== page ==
This is a guide of 10 basic ideas that provide the executor or trust administrator with practical information about property inheritance.
Everyone has personal belongings such as baby pictures, a favorite afghan or a casserole dish that hold memories for them and their family members. Passing on to family members these treasured items can be challenging, and may lead to family conflict.
This is a guide of 10 basic ideas that provide the executor or trust administrator with practical information about the inheritance of personal property.
1. Know that the decisions about personal belongings are often more challenging than decisions about titled property. Be mindful that these decisions are very important and can lead to family misunderstandings and conflicts.
2. Objects accumulated over a lifetime and across generations of family members have emotional and potential financial value. Your property inheritance decisions can have huge consequences emotional as well as economic.
3. Planning ahead prior to a crisis or death allows a chance for thoughtful communication and offers more choices. Unfortunately much of the time this is no longer an option an executor or trustee has a very important responsibility in dealing with property inheritance.
4. When decisions are not made prior to death, the trust administrator or executor should do their best to make decisions that would reflect the owner’s wishes. Issues of power and control can appear in inheritance decisions. Unresolved conflicts among parents, adult children, siblings, and others are often at the heart of what goes wrong with property inheritance decisions. Listen for feelings and emotions, watch for blaming, and determine if you can agree to disagree if conflicts arise.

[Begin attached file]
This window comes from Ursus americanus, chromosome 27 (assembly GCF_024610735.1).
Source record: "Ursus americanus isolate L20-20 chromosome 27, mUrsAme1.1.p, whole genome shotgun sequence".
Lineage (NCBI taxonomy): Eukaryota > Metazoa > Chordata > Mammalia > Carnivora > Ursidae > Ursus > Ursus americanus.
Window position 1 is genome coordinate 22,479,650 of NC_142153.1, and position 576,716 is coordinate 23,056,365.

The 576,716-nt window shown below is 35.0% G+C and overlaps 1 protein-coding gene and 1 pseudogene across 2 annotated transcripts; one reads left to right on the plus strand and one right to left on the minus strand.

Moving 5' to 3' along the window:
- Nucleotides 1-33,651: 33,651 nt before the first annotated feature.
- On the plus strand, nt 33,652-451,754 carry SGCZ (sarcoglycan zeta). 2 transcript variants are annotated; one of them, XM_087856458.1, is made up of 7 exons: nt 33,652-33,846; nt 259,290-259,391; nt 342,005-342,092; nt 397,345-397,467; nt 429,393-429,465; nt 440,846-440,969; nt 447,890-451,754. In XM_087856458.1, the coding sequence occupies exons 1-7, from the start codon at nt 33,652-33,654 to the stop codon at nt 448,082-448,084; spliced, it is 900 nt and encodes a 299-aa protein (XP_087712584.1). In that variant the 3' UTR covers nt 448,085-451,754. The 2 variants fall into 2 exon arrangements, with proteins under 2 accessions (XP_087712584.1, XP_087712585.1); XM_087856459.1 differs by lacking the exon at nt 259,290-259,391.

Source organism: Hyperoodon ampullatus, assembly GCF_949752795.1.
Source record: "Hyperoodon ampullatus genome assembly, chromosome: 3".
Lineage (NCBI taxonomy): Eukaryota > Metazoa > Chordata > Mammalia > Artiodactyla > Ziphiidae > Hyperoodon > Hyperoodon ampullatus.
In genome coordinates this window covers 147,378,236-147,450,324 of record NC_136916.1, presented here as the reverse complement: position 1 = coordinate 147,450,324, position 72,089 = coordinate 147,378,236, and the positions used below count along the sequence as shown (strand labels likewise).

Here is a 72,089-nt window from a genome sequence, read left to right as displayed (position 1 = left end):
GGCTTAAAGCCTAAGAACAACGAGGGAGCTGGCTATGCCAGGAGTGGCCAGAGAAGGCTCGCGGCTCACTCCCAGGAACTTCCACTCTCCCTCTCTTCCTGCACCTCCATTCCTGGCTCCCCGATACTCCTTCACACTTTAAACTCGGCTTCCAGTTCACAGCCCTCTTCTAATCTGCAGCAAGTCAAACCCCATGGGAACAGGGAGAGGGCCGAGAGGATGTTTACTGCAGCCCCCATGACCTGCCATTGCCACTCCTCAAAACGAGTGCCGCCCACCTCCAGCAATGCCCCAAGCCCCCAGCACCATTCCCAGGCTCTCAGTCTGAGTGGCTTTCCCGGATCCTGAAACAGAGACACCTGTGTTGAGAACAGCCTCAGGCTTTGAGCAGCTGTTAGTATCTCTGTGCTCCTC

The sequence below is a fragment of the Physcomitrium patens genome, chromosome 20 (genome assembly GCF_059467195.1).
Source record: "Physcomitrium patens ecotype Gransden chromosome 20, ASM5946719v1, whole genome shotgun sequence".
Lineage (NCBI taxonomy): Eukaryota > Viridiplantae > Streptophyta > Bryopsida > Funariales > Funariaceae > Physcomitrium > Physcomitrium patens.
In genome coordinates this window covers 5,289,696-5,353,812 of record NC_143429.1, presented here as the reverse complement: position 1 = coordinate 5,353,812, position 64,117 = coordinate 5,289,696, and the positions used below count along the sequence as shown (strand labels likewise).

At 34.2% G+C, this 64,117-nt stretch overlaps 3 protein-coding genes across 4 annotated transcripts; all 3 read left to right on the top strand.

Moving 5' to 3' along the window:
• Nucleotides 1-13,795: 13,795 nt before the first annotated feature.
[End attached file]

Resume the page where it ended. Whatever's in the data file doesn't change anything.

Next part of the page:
5. Remember that family members have different perceptions of what’s “fair” or what is expected. The executor or trust administrator needs to uncover the unwritten rules and assumptions about fairness that exist among family members.
6. Being fair does not always mean being equal. In fact, dividing personal property equally is sometimes impossible. Problems can be exacerbated if siblings think one child has been favored unreasonably.
7. Individuals who have input and agree on how decisions are made are more likely to feel the outcomes of those decisions are fair. A frank conversation with all interested persons together in one room can go a long way to answer questions and encourage cooperation.
8. Discussing what those involved want to accomplish helps reduce mistaken assumptions, misunderstood intentions, and makes choosing distribution options easier. You may want to consider allowing family members to set their own values on items they want.
9. Identifying items that have special meaning can help avoid inaccurate assumptions about who should get what. Not everyone will find the same items meaningful. Author David Altshuler prepared an article “The Sentimental Auction.” His idea is to allow each of the beneficiaries to “bid” on the decedents personal items. The bids are based on sentimental value, not market value.
10. As a last resort, an item that cannot be divided-or will be the subject of family strife may need to be sold and the proceeds distributed.
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